UNT Research, Volume 16, 2006 Page: 35
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Steven M. Friedson i-s immersed himself in t
cii I ,1'o; people of Malawi and th
Ewe-speaking peoples of Ghana for his research co
music and its role in African healing practices
feminism from a previously unexplored
In contrast, her colleague Steven M.
Friedson, professor and coordinator of eth-
nomusicology at UNT, has done extensive,
ground-breaking fieldwork in Africa as
part of his research on music and its role
in African healing practices, which he
describes as medico-religious systems.
He has immersed himself in the cul-
tures of the Tumbuka people of Malawi in
southeastern Africa and more recently the
Ewe-speaking peoples of Ghana in western
Africa. He wrote a widely successful book
on his work in Malawi and has just fin-
ished a second on his research in Ghana.
Dancing, singing and drumming are
not mere entertainment in the cultures
Friedson studies, but an integral part of
community healing systems. Understanding
this, he explains, demands participation.
"You're not just standing back trying
to observe, but you engage in the culture,
he says, adding that his experience is not
the same as that of the people who are
part of the culture. What he experiences
through participation is something he
describes as "meeting in an in-between
"It's an interpretive stance. You can't
totally take yourself out of it. You have to
experience it firsthand. It's not that I'm
going to become an Ewe, but there is a
fusion of horizons; they get fused together
in the ethnography (the descriptive work
that comes from direct experience in
Friedson finished his forthcoming
book, Northern Gods in a Southern Land, based
on his research in Ghana, with support
from an American Philosophical Society
Fellowship. His earlier book, Dancing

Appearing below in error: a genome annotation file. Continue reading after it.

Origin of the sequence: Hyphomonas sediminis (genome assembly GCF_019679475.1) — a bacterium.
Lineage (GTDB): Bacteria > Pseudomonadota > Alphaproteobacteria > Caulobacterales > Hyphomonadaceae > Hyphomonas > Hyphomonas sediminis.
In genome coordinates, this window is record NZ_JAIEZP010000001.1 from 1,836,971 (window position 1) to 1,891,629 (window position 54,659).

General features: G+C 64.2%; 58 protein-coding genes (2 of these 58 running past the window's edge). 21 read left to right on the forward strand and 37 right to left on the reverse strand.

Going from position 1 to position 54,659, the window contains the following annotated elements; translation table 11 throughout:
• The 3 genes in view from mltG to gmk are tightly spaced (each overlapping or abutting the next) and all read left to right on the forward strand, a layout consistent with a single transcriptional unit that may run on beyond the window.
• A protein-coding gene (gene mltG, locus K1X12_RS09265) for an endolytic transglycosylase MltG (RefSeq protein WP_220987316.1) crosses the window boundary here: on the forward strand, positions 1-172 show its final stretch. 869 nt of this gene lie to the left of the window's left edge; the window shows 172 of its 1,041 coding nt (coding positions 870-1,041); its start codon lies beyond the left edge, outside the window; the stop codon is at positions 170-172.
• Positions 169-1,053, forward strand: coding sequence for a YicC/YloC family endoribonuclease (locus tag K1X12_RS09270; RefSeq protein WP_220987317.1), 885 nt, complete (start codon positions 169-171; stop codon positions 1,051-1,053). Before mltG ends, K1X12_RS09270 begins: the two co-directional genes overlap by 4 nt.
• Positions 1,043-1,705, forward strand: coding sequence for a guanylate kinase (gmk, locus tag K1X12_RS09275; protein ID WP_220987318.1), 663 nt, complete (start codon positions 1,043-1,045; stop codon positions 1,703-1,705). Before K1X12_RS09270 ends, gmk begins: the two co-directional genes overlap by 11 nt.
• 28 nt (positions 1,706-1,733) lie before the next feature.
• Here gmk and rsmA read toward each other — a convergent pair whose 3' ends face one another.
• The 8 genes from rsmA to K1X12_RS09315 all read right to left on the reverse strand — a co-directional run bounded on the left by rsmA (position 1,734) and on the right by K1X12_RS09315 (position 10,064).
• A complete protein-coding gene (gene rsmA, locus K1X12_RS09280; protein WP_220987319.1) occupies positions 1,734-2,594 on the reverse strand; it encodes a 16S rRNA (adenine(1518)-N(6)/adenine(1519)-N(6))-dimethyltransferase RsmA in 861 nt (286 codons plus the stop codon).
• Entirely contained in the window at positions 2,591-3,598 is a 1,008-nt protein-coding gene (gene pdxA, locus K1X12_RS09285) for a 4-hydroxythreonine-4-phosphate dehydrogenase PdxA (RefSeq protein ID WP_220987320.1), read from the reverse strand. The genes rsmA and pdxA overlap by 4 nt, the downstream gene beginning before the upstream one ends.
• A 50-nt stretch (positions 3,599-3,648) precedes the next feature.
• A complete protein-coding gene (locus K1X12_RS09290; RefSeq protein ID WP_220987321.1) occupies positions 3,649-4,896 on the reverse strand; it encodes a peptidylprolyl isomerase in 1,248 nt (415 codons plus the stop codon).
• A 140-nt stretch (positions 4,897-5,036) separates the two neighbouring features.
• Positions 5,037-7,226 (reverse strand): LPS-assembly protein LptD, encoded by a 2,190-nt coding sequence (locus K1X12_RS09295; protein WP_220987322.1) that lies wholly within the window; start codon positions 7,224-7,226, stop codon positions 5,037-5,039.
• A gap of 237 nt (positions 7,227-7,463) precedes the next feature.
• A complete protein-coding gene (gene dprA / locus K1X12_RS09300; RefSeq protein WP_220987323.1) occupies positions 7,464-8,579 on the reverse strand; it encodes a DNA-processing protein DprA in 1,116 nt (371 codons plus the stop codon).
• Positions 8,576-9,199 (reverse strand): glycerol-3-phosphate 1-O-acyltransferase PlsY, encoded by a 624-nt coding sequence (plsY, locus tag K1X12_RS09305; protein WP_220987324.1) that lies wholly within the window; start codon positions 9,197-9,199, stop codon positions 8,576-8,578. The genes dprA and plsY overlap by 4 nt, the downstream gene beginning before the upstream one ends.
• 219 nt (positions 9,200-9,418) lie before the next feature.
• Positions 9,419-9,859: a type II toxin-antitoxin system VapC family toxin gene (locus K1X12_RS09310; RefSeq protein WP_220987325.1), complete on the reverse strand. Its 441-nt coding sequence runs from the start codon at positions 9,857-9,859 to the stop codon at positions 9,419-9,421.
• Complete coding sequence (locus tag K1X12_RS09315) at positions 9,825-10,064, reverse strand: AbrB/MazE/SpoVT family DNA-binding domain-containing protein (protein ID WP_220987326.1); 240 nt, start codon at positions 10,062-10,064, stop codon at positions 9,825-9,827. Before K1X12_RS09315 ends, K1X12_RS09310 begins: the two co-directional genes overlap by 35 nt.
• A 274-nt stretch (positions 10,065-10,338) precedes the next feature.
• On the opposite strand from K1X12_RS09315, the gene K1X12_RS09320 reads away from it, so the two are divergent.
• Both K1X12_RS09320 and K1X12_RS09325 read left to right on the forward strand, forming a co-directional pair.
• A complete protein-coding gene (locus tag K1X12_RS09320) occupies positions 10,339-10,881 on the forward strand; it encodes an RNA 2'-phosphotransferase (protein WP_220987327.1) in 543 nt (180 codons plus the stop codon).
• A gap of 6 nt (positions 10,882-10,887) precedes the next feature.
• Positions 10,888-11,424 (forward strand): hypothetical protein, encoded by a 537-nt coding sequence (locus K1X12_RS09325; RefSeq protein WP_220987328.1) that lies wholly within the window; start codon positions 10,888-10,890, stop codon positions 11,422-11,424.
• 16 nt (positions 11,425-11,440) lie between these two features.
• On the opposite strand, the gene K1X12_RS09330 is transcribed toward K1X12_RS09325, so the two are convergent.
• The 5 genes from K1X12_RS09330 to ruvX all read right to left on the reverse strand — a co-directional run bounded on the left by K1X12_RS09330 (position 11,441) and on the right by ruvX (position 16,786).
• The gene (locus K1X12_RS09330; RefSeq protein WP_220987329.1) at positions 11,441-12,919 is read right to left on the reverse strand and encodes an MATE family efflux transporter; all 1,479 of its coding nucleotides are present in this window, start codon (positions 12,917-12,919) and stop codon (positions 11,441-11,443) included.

i6 iiI V vVe L , V IUU iii iy Ni U)UA iU IU iL I L u Oi Iu ip [J U
understand that musical experience can be somethin
different from the way we think of it in the West
Prophets: Musical Experience in Tumbuka Healing,
based on his Fulbright-supported research
in Malawi, has been used widely at universi-
ties since its publication 10 years ago.
In examining music and trance, or
altered states of consciousness, and their
use in traditional African healing and reli-
gious ceremonies, Friedson emphasizes that
he is not taking a Western medical view-
point. He takes a different approach that he
believes gets more to the heart of what
happens in the ceremonies.
"Neurological research on rhythms
and brain waves tells us some things about
what's going on, but it doesn't understand
the phenomenon of what's going on,
"I take a phenomenological approach
to my research. I take people seriously
about what they say they are doing. I'm
looking at music, trance and medico-
religious practices as the people within the
culture understand them."
For example, "In Malawi, healers go
into trances to diagnose patients":' he says.
"In West Africa with the Ewe, healers don't
go into trances, but the members of the
shrines (religious orders) become possessed
by deities, and they're the ones who tell
people what to do to heal."
UNT RESEARCH 2006 } 35
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University of North Texas. UNT Research, Volume 16, 2006, periodical, 2006; Denton, Texas. (digital.library.unt.edu/ark:/67531/metadc29777/m1/35/: accessed July 24, 2017), University of North Texas Libraries, Digital Library, digital.library.unt.edu; crediting University Relations, Communications & Marketing department for UNT.